A shy and rather mysterious bird of our marshes and especially reedbeds. Rarely emerging from dense waterside vegetation, it is wonderfully camouflaged with golden brown feathers that are mottled with black marks. The Bittern moves sedately and freezes if alarmed, stretching neck upwards to look even more like the reeds in which it lives. Often it is only the booming call that betrays its presence.
Hunched deep within his reedbed home, the male Bittern, a streaky, stripy brown heron, starts his mating call by swallowing four or five deep gulps of air. This gives him the belching power he needs to emit a short run of low, resonant booming notes, a second or so apart, said to be the lowest birdsound in the world – “ha-RUMPH haRUMPH haRUMPH.”
It is a sound that you seem to feel as much as hear; some liken it to blowing across the top of a very large bottle. With each boom, his body visibly inflates and deflates like bagpipes. Each male has his own unique boom that seasoned listeners can tell apart, and the sound can travel well over a mile and often continues deep into the night.
The Bittern has had a chequered history in lowland England. Once so common that it was frequently caught as food by rural fenland communities. Drainage of fens and marshes for agriculture and persecution resulted in its decline until it became extinct in Britain by 1885. However, in the early 20th century it recolonized East Anglia and numbers peaked in the 1950s but then declined again until there were only 11 birds in 1997. Determined conservation, including planting new reedbeds, turned round its fortunes and there are now 200 pairs or more, mainly in Norfolk, Suffolk and Lancashire.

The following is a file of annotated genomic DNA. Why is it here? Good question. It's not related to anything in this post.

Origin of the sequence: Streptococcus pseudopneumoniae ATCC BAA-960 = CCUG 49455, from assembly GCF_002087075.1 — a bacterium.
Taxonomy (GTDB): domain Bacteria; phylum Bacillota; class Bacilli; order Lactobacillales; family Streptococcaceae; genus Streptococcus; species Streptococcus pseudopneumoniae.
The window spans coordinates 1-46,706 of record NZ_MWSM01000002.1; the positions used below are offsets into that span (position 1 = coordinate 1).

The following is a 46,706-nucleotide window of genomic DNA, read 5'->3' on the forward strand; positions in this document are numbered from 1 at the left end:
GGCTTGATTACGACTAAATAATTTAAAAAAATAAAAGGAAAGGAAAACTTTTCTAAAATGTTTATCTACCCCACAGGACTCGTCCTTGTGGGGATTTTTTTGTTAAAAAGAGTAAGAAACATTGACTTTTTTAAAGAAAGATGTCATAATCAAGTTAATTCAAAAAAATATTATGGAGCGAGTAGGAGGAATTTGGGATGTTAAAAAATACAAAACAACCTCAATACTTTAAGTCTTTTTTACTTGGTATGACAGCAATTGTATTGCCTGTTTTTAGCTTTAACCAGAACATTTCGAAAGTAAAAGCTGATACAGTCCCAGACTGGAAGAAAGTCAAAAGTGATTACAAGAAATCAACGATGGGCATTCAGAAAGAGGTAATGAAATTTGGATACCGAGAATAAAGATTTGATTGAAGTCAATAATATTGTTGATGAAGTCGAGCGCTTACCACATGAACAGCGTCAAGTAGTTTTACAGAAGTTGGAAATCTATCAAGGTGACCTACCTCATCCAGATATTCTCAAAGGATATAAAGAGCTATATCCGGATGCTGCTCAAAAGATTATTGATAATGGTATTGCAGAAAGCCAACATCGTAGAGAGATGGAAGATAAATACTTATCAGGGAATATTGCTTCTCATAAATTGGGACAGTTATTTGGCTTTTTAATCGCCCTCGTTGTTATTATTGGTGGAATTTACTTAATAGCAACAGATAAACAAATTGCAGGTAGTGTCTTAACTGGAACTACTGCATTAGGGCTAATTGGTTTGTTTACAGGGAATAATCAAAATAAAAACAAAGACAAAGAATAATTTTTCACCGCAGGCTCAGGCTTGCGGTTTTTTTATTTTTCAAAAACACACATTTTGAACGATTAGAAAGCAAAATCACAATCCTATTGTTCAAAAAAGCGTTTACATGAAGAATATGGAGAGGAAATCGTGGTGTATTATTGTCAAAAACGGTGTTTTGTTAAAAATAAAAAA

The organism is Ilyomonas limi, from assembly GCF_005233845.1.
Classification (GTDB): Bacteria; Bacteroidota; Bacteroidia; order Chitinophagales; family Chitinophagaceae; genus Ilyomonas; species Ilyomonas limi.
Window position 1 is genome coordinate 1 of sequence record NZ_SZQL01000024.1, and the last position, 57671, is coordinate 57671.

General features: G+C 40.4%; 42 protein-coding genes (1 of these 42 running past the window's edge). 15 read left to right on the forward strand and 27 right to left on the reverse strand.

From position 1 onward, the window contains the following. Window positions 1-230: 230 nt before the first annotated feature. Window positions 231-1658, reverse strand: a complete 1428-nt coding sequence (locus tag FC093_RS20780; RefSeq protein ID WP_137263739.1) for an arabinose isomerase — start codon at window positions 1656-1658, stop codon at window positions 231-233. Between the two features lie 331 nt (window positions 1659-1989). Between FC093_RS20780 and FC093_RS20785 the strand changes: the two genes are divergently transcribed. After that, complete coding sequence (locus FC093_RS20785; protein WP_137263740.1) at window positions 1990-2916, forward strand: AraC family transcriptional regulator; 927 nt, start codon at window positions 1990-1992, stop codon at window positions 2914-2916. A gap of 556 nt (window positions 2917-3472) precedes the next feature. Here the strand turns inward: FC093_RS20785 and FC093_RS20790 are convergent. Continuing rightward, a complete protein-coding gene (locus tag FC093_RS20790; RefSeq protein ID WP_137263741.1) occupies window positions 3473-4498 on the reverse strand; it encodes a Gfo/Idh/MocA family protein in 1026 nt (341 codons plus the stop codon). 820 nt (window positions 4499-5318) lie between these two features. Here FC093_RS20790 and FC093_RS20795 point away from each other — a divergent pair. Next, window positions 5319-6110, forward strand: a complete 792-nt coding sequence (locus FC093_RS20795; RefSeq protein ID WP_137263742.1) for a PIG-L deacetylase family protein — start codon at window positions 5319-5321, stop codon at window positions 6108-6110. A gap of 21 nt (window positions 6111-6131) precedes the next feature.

Waterton was aware of the decline of the Bittern. The species was only a rare vagrant to the Wakefield area. In 1865 he was infuriated by a neighbouring landowner shooting a Bittern. He writes, “My neighbour alas! has killed the only Bittern that has been seen here for seventy five years. What a world we live in…”
A Sculpture from The Auguries (Last Calls)
Andy Holden was inspired by the fact that the world’s first recognised nature reserve was founded in the Wakefield Disctrict by Charles Waterton at Walton Hall in 1826. Waterton also invented the ‘hide’ for observing birds. Andy has a special interest in birds and often works with his father, Peter. Peter Holden formerly worked for the Royal Society for the Protection of Birds and created the annual Big Garden Birdwatch.